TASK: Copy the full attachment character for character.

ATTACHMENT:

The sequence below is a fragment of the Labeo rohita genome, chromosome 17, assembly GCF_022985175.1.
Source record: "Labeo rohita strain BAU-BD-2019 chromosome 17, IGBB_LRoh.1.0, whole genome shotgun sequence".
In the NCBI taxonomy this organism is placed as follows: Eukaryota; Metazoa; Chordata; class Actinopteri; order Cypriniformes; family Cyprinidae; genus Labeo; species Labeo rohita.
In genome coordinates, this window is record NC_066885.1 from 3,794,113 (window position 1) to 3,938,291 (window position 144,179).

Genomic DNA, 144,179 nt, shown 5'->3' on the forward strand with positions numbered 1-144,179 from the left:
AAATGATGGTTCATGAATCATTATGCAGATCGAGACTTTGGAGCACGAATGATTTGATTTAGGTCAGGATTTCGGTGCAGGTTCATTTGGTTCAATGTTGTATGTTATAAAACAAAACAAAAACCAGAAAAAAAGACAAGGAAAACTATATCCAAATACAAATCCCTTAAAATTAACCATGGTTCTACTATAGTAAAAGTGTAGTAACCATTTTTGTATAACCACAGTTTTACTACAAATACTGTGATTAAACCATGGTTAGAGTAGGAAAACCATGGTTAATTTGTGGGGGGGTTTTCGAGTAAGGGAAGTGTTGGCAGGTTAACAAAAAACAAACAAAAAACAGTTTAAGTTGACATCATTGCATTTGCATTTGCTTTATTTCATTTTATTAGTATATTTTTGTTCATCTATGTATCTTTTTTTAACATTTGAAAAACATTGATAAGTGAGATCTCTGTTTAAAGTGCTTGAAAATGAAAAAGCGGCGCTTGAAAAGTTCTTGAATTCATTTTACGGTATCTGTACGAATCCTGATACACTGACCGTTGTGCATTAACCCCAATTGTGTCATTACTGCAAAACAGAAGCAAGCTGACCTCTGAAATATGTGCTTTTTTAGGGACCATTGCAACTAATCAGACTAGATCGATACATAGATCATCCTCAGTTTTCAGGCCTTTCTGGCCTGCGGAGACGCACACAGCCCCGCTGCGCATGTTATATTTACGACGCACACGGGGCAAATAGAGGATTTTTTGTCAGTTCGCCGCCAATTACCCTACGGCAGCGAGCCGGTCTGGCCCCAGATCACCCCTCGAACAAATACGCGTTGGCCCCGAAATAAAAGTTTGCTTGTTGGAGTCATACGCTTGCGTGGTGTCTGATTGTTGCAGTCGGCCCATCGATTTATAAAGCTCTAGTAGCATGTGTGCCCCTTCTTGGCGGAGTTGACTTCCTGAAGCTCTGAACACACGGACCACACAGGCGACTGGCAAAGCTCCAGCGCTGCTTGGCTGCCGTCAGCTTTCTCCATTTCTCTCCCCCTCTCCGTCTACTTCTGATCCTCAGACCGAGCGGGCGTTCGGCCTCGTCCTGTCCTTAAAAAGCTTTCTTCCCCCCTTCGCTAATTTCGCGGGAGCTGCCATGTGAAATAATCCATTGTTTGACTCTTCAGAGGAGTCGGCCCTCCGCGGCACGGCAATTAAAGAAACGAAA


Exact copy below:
The sequence below is a fragment of the Labeo rohita genome, chromosome 17, assembly GCF_022985175.1.
Source record: "Labeo rohita strain BAU-BD-2019 chromosome 17, IGBB_LRoh.1.0, whole genome shotgun sequence".
In the NCBI taxonomy this organism is placed as follows: Eukaryota; Metazoa; Chordata; class Actinopteri; order Cypriniformes; family Cyprinidae; genus Labeo; species Labeo rohita.
In genome coordinates, this window is record NC_066885.1 from 3,794,113 (window position 1) to 3,938,291 (window position 144,179).

Genomic DNA, 144,179 nt, shown 5'->3' on the forward strand with positions numbered 1-144,179 from the left:
AAATGATGGTTCATGAATCATTATGCAGATCGAGACTTTGGAGCACGAATGATTTGATTTAGGTCAGGATTTCGGTGCAGGTTCATTTGGTTCAATGTTGTATGTTATAAAACAAAACAAAAACCAGAAAAAAAGACAAGGAAAACTATATCCAAATACAAATCCCTTAAAATTAACCATGGTTCTACTATAGTAAAAGTGTAGTAACCATTTTTGTATAACCACAGTTTTACTACAAATACTGTGATTAAACCATGGTTAGAGTAGGAAAACCATGGTTAATTTGTGGGGGGGTTTTCGAGTAAGGGAAGTGTTGGCAGGTTAACAAAAAACAAACAAAAAACAGTTTAAGTTGACATCATTGCATTTGCATTTGCTTTATTTCATTTTATTAGTATATTTTTGTTCATCTATGTATCTTTTTTTAACATTTGAAAAACATTGATAAGTGAGATCTCTGTTTAAAGTGCTTGAAAATGAAAAAGCGGCGCTTGAAAAGTTCTTGAATTCATTTTACGGTATCTGTACGAATCCTGATACACTGACCGTTGTGCATTAACCCCAATTGTGTCATTACTGCAAAACAGAAGCAAGCTGACCTCTGAAATATGTGCTTTTTTAGGGACCATTGCAACTAATCAGACTAGATCGATACATAGATCATCCTCAGTTTTCAGGCCTTTCTGGCCTGCGGAGACGCACACAGCCCCGCTGCGCATGTTATATTTACGACGCACACGGGGCAAATAGAGGATTTTTTGTCAGTTCGCCGCCAATTACCCTACGGCAGCGAGCCGGTCTGGCCCCAGATCACCCCTCGAACAAATACGCGTTGGCCCCGAAATAAAAGTTTGCTTGTTGGAGTCATACGCTTGCGTGGTGTCTGATTGTTGCAGTCGGCCCATCGATTTATAAAGCTCTAGTAGCATGTGTGCCCCTTCTTGGCGGAGTTGACTTCCTGAAGCTCTGAACACACGGACCACACAGGCGACTGGCAAAGCTCCAGCGCTGCTTGGCTGCCGTCAGCTTTCTCCATTTCTCTCCCCCTCTCCGTCTACTTCTGATCCTCAGACCGAGCGGGCGTTCGGCCTCGTCCTGTCCTTAAAAAGCTTTCTTCCCCCCTTCGCTAATTTCGCGGGAGCTGCCATGTGAAATAATCCATTGTTTGACTCTTCAGAGGAGTCGGCCCTCCGCGGCACGGCAATTAAAGAAACGAAA